Even after repeated readings the flawless flow of Randy Cecil's writing will continue to enchant readers. There is a rhythm established with the repetition of each character's day but in each act Cecil includes extra incidents which in turn endear us further to the characters. We long for Lucy to find a home after her past is revealed in her naptime dreams. We yearn along with Eleanor for Lucy to be her own when we discover she is saving leftover lunch money to purchase toys for the little white dog. With every failure we cheer harder and louder for Sam.
The introduction of musicians, the neighbors with their dogs known by name, the familiar family playing in the park with their dogs and the store proprietors also known by name heighten the feeling of this story surrounding us. It's as if we are living in Bloomville too. Here is a sample passage.
As evening approached, Lucy positioned herself
across the street from Bertolt's Butcher Shop.
Mrs. Pennington ambled by
on her last walk of the day with Bailey.
And Mrs. del Rio strolled leisurely past
with Dahlia and Daisy.
Lucy sniffed a mailbox.
She pretended to inspect a lamppost.
Then she crossed the quiet street.
The front of the dust jacket contains the only color, red, in this title. (I am working with an ARC.) The interior art is reproduced in duotone with the illustrations rendered in oil. Throughout the book, the soft, textured quality seen on the front of the jacket is maintained. When we open the book case it's as if we are stepping into a theater.
At the beginning of each act Randy Cecil has painted a double-page depiction of a street in Bloomville. All the remaining pages contain a single visual in a loose circular shape. Readers will want to go back and look at these over and over to recognize the meticulous care Cecil has given to each one. Not only will they notice the tiniest of details but they might observe other stories within the illustrations.
One of my favorite pictures is of Eleanor and Lucy in the beginning. Lucy, sitting on the stoop in front of the red door, is looking up at Eleanor. Eleanor is leaning out her window unwinding the ball of string with the sausage attached at the end. There is a lot of emotion in this image; hunger for body and soul.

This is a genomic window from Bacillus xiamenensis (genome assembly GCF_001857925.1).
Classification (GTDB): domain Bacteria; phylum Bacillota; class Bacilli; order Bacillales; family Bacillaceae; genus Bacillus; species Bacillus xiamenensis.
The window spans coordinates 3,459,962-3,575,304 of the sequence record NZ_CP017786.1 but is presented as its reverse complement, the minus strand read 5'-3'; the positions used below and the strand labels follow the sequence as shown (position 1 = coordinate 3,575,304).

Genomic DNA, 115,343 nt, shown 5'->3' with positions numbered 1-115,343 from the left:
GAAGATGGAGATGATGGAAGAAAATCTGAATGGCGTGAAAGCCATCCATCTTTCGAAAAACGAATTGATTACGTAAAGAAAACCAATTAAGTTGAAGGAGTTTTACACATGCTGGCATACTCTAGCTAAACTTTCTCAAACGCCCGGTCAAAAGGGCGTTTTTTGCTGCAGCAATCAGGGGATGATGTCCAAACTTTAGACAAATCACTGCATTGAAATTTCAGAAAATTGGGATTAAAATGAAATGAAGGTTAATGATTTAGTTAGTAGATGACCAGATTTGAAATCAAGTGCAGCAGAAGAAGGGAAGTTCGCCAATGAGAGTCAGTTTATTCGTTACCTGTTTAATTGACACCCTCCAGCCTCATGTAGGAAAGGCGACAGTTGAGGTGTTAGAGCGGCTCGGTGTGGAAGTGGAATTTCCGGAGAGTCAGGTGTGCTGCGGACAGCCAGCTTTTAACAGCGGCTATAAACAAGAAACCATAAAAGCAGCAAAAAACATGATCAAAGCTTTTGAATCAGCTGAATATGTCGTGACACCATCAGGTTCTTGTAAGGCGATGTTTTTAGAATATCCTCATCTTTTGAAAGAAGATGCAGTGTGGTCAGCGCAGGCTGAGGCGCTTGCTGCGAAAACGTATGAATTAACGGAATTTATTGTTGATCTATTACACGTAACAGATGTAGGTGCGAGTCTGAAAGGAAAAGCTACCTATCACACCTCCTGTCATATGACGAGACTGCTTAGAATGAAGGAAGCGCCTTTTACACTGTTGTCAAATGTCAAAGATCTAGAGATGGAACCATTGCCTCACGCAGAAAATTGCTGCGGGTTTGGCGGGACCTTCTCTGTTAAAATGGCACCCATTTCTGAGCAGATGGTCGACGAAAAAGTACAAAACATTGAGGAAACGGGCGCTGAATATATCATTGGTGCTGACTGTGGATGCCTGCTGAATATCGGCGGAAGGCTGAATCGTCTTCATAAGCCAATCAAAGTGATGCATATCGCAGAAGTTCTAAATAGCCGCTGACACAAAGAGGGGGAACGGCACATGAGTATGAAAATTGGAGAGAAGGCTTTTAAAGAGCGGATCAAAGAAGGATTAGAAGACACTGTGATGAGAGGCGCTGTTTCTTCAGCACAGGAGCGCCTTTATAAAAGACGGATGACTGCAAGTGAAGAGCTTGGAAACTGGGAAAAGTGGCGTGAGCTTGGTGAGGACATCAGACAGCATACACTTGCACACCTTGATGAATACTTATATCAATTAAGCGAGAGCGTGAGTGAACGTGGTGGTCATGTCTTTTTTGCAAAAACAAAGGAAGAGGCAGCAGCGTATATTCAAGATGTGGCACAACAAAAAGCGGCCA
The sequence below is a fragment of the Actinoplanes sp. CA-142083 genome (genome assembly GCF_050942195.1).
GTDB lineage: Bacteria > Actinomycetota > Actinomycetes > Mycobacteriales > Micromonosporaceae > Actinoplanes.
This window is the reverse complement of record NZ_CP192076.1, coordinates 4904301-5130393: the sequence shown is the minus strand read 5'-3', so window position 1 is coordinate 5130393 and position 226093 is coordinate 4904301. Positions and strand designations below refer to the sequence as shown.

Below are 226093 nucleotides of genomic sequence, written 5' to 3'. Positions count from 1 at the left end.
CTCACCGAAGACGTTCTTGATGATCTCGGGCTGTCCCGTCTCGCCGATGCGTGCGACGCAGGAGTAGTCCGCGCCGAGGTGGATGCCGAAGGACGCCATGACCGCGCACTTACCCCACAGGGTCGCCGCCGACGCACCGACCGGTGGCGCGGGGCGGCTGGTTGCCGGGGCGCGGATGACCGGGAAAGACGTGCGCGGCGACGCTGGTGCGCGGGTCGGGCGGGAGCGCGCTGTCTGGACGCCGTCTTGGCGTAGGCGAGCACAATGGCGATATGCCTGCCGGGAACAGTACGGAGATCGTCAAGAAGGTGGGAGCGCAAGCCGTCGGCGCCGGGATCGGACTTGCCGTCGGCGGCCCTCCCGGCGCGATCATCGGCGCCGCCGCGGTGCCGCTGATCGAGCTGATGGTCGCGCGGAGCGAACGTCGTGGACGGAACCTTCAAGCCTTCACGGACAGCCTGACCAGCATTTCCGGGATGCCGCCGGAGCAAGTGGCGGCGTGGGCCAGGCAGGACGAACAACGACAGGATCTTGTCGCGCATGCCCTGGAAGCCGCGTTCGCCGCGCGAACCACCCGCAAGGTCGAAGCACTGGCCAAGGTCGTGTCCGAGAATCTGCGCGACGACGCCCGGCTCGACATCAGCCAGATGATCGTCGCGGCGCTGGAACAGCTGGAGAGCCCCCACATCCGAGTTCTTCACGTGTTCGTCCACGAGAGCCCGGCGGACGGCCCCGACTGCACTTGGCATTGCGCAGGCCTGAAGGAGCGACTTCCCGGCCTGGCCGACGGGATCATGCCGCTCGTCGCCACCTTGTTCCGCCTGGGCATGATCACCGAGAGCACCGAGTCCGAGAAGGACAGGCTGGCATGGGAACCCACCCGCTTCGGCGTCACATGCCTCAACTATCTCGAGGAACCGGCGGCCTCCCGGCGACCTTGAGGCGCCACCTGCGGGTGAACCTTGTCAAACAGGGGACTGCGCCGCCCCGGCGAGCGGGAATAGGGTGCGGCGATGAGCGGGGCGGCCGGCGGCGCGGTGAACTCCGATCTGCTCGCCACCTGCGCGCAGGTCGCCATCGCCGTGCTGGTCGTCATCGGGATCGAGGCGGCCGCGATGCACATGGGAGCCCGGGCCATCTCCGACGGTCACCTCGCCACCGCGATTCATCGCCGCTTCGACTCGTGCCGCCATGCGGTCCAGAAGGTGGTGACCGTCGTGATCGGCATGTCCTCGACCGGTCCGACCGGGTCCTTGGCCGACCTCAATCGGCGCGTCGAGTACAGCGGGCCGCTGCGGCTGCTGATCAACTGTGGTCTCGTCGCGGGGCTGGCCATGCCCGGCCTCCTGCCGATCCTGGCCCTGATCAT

Lucy written and illustrated by Randy Cecil is a remarkable, charming and heartwarming tale with three distinct stories intricately tied together. Rarely will you see a picture book with the length of 144 pages. In this one there may be only a partial sentence, a single sentence or a few sentences accompanying each image. Whether you share this one-on-one or with a group, it will be greatly enjoyed. I can only imagine there will be collective sighs at the end.
To learn more about Randy Cecil and his other work please follow the link attached to his name to access his website. You can view interior illustrations at two different publishers' websites here and here. Randy Cecil is a guest at author, reviewer and blogger Julie Danielson's blog Seven Impossible Things Before Breakfast. At Walker we can learn more about Randy Cecil. At Publishers Weekly you can enjoy a Q & A with Randy Cecil about this title. Randy Cecil chats with teacher librarian Matthew Winner at All The Wonders, Episode 274. Enjoy the book trailer.
UPDATE: Author, blogger and teacher librarian Carter Higgins interviews Randy Cecil at Design of the Picture Book, October 11, 2016.